Preventing negative immigration consequences of criminal convictions represents one of the most challenging aspects of being a skilled and dedicated criminal defense attorney. Too many criminal defense lawyers do not live up to their obligation and duty to thoroughly investigate and zealously pursue legal solutions aimed at avoiding adverse immigration consequences, by either ignoring or underestimating the fact that special expertise and diligence is required. This is most unfortunate and often too tragic as immigration problems often represent the most severe penalties that a person accused or convicted of an even relatively minor crime can face. Situations involving people who have spent almost their entire lives in the United States - with spouses, children, extended families, friends and jobs here - facing imminent deportation without a possibility of a legal return, are devastating and not particularly uncommon.
Unfortunately, during the last 15 years, the immigration consequences of criminal convictions have become more severe often leading to devastating, unjust and sometimes even absurd results. The future promises to be even more draconian as demonstrated by recent legislative initiatives such as the House Bill HR 4437 (Sensenbrenner Bill). Fortunately, anyone coming to our firm with an immigration/criminal problem comes to the right place. We have developed an expertise and genuine dedication to helping our clients with these kinds of problems. In addition to avoiding negative immigration consequences of criminal convictions in active ongoing cases, we can often find post-conviction relief and solutions to cases long decided and closed.
A common situation involving a non-citizen convicted of a criminal offense - that results in some adverse immigration consequence unknown at the time of plea or trial - can occur in several ways. An immigrant criminal defendant might have entered a guilty or no-contest plea while representing him- or herself without counsel to provide advice regarding immigration consequences of the plea. Also, whether represented or not at the time of the guilty plea, a non-citizen defendant might not actually understand immigration consequences despite being warned by the judge or being presented with the fine print on the plea form. It is not unusual for immigrants, especially those with lawful permanent resident status and deep family roots in the United States, to wrongly assume that they are protected and safe because such warnings or fine print are meant for those who are here illegally or have committed most serious of crimes. It also happens all too often that legal counsel has either provided erroneous advice regarding immigration issues or has failed to investigate the immigration consequences properly or provide any advice at all. Lastly, the adverse immigration consequences often did not exist, or were not as serious, when the plea was entered. Certain immigration laws imposing significantly harsher immigration consequences retroactively came into effect in 1996.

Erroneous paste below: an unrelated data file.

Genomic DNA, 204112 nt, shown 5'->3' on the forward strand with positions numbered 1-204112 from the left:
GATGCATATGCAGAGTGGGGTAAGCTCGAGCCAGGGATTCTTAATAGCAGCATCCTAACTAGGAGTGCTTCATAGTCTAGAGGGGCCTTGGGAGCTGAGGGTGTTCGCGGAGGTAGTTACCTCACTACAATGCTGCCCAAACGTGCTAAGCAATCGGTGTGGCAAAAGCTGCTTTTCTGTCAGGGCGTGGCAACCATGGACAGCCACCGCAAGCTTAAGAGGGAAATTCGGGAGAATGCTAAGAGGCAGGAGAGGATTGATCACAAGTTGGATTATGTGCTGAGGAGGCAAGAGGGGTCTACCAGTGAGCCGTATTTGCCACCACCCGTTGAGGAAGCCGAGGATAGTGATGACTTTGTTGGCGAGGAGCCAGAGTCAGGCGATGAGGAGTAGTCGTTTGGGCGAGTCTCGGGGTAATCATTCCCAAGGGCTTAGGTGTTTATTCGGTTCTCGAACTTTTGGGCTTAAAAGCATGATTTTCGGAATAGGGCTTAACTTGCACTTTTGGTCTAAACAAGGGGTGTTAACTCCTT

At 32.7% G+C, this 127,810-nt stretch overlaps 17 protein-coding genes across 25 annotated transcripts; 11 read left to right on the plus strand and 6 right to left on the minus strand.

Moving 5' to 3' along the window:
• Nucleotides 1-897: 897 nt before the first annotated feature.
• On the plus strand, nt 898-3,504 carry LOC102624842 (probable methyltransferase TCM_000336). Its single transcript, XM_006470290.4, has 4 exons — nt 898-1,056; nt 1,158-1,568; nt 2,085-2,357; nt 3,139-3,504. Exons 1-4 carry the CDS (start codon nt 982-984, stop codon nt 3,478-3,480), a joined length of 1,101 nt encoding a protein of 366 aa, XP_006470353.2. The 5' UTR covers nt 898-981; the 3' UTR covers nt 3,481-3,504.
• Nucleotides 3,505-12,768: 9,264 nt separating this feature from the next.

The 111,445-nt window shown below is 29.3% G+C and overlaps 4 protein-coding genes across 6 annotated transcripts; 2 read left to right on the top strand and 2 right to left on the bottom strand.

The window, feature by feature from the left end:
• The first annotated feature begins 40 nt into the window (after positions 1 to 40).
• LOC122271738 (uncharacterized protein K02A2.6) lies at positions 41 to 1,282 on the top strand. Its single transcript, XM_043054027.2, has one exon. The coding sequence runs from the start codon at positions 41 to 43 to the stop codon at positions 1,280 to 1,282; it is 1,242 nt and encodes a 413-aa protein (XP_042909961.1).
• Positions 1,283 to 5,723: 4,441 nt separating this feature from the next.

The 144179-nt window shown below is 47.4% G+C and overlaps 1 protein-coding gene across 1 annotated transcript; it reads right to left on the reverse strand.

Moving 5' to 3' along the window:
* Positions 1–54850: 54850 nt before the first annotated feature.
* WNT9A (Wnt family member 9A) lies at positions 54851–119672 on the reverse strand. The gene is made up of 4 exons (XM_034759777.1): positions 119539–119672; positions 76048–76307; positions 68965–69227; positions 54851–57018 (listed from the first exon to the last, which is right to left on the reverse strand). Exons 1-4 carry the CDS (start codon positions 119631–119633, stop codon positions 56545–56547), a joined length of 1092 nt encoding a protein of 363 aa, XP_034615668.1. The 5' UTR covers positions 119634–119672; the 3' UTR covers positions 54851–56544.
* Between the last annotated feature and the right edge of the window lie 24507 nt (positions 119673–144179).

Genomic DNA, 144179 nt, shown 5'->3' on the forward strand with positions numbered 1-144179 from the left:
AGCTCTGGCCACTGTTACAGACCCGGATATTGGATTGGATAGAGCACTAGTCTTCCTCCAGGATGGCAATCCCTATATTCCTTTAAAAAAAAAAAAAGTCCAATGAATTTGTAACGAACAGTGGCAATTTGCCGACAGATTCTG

Fortunately, a surprising number of legal options still exist provided they are explored and evaluated by counsel with the right knowledge and skill. These options include direct appeals, writs of habeas corpus, petitions for writs of error coram nobis, non-statutory motions to vacate on constitutional grounds or statutory motions to vacate judgement pursuant to California Penal Code § 1016.5.
If you or the member of your family or friend is facing an immigration problem as a result of a criminal conviction, please do not hesitate to call us for a no-obligation no-cost evaluation of your situation. We can successfully intervene in these types of problems in the Los Angeles, Orange, Riverside, San Bernardino, Ventura or San Diego counties and throughout California.